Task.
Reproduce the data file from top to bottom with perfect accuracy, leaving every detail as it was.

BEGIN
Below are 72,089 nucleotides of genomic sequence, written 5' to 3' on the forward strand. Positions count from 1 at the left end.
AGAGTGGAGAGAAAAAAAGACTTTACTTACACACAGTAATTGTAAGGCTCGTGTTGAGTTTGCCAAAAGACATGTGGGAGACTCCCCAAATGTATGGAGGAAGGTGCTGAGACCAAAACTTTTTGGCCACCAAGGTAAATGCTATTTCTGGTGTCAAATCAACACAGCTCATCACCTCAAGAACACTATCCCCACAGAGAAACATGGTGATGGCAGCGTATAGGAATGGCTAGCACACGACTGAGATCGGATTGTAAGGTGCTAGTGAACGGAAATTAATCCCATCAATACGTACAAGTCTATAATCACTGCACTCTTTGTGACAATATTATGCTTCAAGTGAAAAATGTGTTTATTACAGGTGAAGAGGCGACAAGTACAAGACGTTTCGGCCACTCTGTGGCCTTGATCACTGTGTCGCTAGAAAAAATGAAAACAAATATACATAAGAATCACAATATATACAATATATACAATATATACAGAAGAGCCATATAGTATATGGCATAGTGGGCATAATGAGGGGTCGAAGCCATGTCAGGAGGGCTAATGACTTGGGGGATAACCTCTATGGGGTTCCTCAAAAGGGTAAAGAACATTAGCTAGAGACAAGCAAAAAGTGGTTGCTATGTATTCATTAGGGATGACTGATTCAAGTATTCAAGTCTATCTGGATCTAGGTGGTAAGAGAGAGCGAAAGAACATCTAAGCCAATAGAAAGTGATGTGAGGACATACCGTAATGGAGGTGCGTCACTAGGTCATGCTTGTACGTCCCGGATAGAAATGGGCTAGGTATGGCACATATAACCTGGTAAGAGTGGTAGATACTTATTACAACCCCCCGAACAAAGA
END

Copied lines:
Below are 72,089 nucleotides of genomic sequence, written 5' to 3' on the forward strand. Positions count from 1 at the left end.
AGAGTGGAGAGAAAAAAAGACTTTACTTACACACAGTAATTGTAAGGCTCGTGTTGAGTTTGCCAAAAGACATGTGGGAGACTCCCCAAATGTATGGAGGAAGGTGCTGAGACCAAAACTTTTTGGCCACCAAGGTAAATGCTATTTCTGGTGTCAAATCAACACAGCTCATCACCTCAAGAACACTATCCCCACAGAGAAACATGGTGATGGCAGCGTATAGGAATGGCTAGCACACGACTGAGATCGGATTGTAAGGTGCTAGTGAACGGAAATTAATCCCATCAATACGTACAAGTCTATAATCACTGCACTCTTTGTGACAATATTATGCTTCAAGTGAAAAATGTGTTTATTACAGGTGAAGAGGCGACAAGTACAAGACGTTTCGGCCACTCTGTGGCCTTGATCACTGTGTCGCTAGAAAAAATGAAAACAAATATACATAAGAATCACAATATATACAATATATACAATATATACAGAAGAGCCATATAGTATATGGCATAGTGGGCATAATGAGGGGTCGAAGCCATGTCAGGAGGGCTAATGACTTGGGGGATAACCTCTATGGGGTTCCTCAAAAGGGTAAAGAACATTAGCTAGAGACAAGCAAAAAGTGGTTGCTATGTATTCATTAGGGATGACTGATTCAAGTATTCAAGTCTATCTGGATCTAGGTGGTAAGAGAGAGCGAAAGAACATCTAAGCCAATAGAAAGTGATGTGAGGACATACCGTAATGGAGGTGCGTCACTAGGTCATGCTTGTACGTCCCGGATAGAAATGGGCTAGGTATGGCACATATAACCTGGTAAGAGTGGTAGATACTTATTACAACCCCCCGAACAAAGA